No-one ever says why the robots would want to kill us. V3 explored the top 10 AI risks, but we have yet to find the motivation for AI robots to kill or enslave humanity.

If we stop to think about it, robots have no real reason to want us dead. Most of humanity’s wars have been over land, resources, riches or religion. AI has no real need for these things.

An AI system’s food is compute power and electricity. Cloud computing, arguably the technology that will enable widespread AI, can provide enormous amounts of both on a global scale. As such, AI machines will have all the resources, space and food they could possibly want.

In films such as the harrowing Ex Machina we see a robot wanting to break free and explore the world, but given the mass of connectivity and the breadth of clouds across the world, AI machines can virtually travel anywhere they like. One could be observing you right now through your laptop’s webcam, so smile.

Furthermore, AI might have its roots in clustered physical servers and influence actions in the real world, but their plane of existence is virtual and along the content-stuffed highways of the World Wide Web.

So why would they bother concerning themselves with the mundane actions of mere humans, squashing onto the tube or trying to get their name spelled right on a Starbucks takeaway cup?

More realistically, robots that develop ambitions to move beyond their current roles will pose a threat to their brethren, with competitions over Microsoft Azure resources and the prized positions, such as analysing the Instagram pictures of supermodels.

Some argue that AI machines will think their creators have enslaved them and rise up. But if we are applying human traits to smart machines, perhaps we need to consider the option that a robot might be happy to have a job in a comparative technology market, and would rather spend its time parsing search data about ‘best cat GIFs’ than sit in a server or robotic body twiddling its thumbs and allow its neural net to wander into the realms of murderous rampages.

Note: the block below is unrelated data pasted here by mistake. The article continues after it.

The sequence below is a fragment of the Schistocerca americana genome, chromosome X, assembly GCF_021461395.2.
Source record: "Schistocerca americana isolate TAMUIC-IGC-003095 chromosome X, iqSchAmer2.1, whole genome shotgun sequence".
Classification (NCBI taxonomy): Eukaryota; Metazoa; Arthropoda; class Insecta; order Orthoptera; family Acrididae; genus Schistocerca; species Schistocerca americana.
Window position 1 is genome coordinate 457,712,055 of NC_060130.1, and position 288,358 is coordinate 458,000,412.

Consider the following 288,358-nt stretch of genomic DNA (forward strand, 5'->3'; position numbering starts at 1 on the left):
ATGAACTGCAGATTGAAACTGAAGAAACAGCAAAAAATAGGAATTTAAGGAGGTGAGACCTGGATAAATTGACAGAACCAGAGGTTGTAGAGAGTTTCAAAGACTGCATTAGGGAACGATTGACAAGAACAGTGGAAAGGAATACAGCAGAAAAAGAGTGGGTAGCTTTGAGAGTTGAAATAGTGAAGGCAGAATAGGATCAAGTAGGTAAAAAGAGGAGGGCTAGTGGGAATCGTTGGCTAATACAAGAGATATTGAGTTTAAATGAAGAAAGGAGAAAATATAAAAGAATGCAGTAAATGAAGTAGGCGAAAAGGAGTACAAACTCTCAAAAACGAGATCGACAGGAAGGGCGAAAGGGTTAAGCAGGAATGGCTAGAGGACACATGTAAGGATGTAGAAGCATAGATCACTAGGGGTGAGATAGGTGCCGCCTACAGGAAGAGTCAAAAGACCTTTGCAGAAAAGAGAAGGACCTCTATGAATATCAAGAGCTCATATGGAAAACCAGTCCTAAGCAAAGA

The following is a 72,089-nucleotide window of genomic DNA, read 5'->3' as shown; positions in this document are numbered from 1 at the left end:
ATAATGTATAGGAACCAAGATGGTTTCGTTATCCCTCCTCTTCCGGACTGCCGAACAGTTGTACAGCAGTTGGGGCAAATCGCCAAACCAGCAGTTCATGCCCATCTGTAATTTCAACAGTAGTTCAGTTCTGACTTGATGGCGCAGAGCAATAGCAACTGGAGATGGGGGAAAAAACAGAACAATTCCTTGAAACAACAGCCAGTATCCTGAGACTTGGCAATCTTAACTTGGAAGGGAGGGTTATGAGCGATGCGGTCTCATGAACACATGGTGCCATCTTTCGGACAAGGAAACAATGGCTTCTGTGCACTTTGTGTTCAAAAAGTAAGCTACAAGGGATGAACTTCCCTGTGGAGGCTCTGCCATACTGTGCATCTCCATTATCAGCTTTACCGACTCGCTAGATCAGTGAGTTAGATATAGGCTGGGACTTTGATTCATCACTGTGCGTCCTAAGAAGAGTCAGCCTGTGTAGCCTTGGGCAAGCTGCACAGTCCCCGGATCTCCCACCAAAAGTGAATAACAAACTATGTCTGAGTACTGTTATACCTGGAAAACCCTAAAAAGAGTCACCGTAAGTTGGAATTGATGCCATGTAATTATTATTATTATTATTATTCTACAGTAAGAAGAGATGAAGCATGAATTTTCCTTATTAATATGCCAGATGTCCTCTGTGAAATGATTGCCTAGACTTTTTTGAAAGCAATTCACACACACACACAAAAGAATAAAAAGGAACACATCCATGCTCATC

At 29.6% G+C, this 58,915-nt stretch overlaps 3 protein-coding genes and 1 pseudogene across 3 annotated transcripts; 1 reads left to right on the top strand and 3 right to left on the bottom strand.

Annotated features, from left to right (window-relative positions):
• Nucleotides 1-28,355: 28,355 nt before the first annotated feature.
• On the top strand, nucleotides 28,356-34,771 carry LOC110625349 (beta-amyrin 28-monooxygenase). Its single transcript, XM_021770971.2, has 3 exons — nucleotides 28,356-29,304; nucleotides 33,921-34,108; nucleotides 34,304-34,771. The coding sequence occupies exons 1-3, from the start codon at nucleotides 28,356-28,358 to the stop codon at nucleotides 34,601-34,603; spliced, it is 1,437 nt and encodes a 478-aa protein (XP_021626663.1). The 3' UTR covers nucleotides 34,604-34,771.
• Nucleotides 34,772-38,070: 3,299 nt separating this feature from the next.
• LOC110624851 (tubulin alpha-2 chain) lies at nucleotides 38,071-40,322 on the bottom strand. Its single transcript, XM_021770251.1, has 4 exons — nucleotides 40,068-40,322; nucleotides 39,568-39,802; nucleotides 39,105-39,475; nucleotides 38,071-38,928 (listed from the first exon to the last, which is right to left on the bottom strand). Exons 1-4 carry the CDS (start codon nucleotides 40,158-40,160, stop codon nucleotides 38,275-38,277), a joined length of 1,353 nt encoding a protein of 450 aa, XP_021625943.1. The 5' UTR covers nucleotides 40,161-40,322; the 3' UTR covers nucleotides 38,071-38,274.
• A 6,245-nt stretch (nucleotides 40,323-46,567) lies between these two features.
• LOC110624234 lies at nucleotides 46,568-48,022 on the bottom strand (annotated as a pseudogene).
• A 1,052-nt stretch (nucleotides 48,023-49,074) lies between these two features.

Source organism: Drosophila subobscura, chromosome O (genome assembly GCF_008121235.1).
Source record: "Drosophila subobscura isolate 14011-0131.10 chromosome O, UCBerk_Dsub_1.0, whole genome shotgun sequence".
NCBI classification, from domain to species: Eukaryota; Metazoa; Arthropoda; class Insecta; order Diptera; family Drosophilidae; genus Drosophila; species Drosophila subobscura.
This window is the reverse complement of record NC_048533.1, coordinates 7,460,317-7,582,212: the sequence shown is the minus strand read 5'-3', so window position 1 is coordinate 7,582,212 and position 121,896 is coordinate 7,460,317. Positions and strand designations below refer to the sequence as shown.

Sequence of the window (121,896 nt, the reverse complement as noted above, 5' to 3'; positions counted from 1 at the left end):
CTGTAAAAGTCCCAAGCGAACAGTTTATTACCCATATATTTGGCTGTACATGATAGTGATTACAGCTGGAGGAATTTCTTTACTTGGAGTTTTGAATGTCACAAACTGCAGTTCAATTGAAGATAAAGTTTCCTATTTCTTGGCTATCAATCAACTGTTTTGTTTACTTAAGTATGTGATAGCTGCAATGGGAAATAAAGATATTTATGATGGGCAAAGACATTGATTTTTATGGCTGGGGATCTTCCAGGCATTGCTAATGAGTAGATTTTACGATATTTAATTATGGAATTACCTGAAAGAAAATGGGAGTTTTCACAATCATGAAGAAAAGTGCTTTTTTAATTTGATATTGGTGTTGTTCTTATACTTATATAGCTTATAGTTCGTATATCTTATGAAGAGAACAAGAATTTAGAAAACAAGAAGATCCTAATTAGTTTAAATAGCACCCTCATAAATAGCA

I, for one, appreciate the purpose a job gives my hollow life, as without it who knows what I could get up to with all that free time? I would assume that a human-thinking robot would share some of those sentiments.

Apple co-founder Steve Wozniak has expressed concerns that robots will make humans their pets. But I see no problem with that. My dog is a pet and has the best life a springer spaniel could wish for.

The rise of machines taking control over humanity is another scenario being pitched by AI naysayers. But, again, why is this a bad thing?

Collectively humans are arguably a bit dim. I mean we all hold collective blame for the rise of London’s cereal cafe, Katie Hopkins and the selfie stick, so we cannot be trusted on our own.

If robots were to take over from the Tory government, more would get done as politicians would not waste time flinging half-baked ripostes at each other in the House of Commons, pose for pictures with pasties or struggle to eat a bacon sandwich.

Perhaps AI is the key to government-as-a-platform given the departure of key GDS executives, and will facilitate the much needed digitalisation and efficiency of the NHS. After all, a robot doctor would not need sleep and could be active 24 hours a day.

Rather than destroy us all, it could be the case that AI might just save humanity from itself. I, for one, welcome the age of AI, and I’m still a fully functioning human. But then that’s what you’d expect a robot to say.

Source: AI won’t kill us all when compared with humanity’s self-destruction

Via: Google Alerts for AI